He was one of the co-founders of the Cistercian Order, became the third abbot of Citeaux and wrote the famous Charta Caritatis.
A painting that synthesises how the Cistercian Order was born depicts Saint Stephen Harding (c. 1060-1134) in the company of Saint Robert of Molesme and Saint Alberic of Citeaux, with the Madonna and Child in the centre. Before Providence brought the three founders of the Cistercians together, the Englishman Stephen, born in the county of Dorset, had had an eventful youth. After professing his monastic vows in the Benedictine abbey of Sherborne, he had abandoned religious life during the turbulent period following the Norman conquest of England. He moved first to Scotland and then to Paris, where he delved deeper into his studies. Regretting having left monastic life, he went on a pilgrimage to Rome to obtain forgiveness, accompanied by a young cleric with whom he recited the entire Psalter along the way.
On the way back from that pilgrimage, Stephen and his friend stopped in Burgundy, at the abbey of Molesme, founded in 1075 by Saint Robert (c. 1029-1111). The latter hoped to reach a balance between the Cluniac and eremitic Benedictine models, in the name of greater austerity and a revival of manual labour. Robert's reforming ideas aroused the enthusiasm of Stephen and 20 other monks, all eager for a closer observance of the original Rule of Saint Benedict. On 21 March 1098, after obtaining the necessary authorizations, Robert and his monks founded the Abbey of Citeaux in a marshy location then called Cistercium: thus the Cistercian Order was born.
The beginnings for the Cistercians were not easy. Robert was only able to stay in charge of the new monastery until July 1099, because the monks who remained in Molesme appealed to Urban II for the return of the founder of their abbey. In the meantime, things were not going well there. Out of obedience, Saint Robert returned to Molesme, while at Citeaux his successor as abbot was Saint Alberic († 1108/09), who led the Cistercians through their hardest years. The new order was in danger of dying out because of the difficulty in attracting new vocations. At this stage Stephen Harding was the prior and in 1108 became the third abbot of Citeaux. In his quarter of a century at the head of the abbey (he became ill and resigned one year before his death), the English saint devoted himself to the re-writing of liturgical books to adhere more faithfully to the Benedictine spirit. He also worked on a scrupulous revision of the Vulgate.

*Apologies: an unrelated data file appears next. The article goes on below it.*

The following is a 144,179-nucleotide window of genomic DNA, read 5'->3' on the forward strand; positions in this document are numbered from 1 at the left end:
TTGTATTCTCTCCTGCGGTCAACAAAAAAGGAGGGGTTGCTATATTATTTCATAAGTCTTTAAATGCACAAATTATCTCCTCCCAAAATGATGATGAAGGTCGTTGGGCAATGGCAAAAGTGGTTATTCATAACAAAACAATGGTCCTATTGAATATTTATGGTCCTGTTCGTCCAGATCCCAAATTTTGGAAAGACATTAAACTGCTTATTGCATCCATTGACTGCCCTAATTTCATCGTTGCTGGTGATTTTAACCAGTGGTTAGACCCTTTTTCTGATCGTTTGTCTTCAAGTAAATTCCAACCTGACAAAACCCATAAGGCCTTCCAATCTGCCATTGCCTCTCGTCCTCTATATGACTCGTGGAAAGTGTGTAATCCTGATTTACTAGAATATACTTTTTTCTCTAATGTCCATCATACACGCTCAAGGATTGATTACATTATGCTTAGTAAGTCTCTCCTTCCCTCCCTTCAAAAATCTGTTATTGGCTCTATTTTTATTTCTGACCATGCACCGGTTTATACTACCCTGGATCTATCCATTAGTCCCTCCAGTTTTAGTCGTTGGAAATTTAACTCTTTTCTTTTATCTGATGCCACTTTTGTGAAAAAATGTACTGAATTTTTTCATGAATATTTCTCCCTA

In 1112 an event of capital importance for the future of the order took place: Stephen welcomed into the monastery a young man of great faith and personality, Saint Bernard of Clairvaux (c. 1090-1153), who wore the Cistercian habit and arrived with about thirty companions. Thanks to the providential arrival of the new monks, Stephen was soon able to direct his religious to found the “primary abbeys”, as the first four abbeys directly descended from the mother house of Citeaux are called: La Ferté (1113), Pontigny (1114), Morimond (1115) and Clairvaux (1115), the latter founded by Bernard himself. In order to guarantee the unity of the order, now rapidly expanding and marked by a fervent Marian devotion, Stephen wrote the famous Charta Caritatis. This document regulated the relations between the mother house and all the other daughter-abbeys, establishing that every year the abbot of Citeaux should visit the various monasteries and convene a General Chapter, so as to preserve the charism and watch over the observance of the discipline. A wise model of internal government, which the IV Lateran Council (1215) would ask the other religious orders to adopt.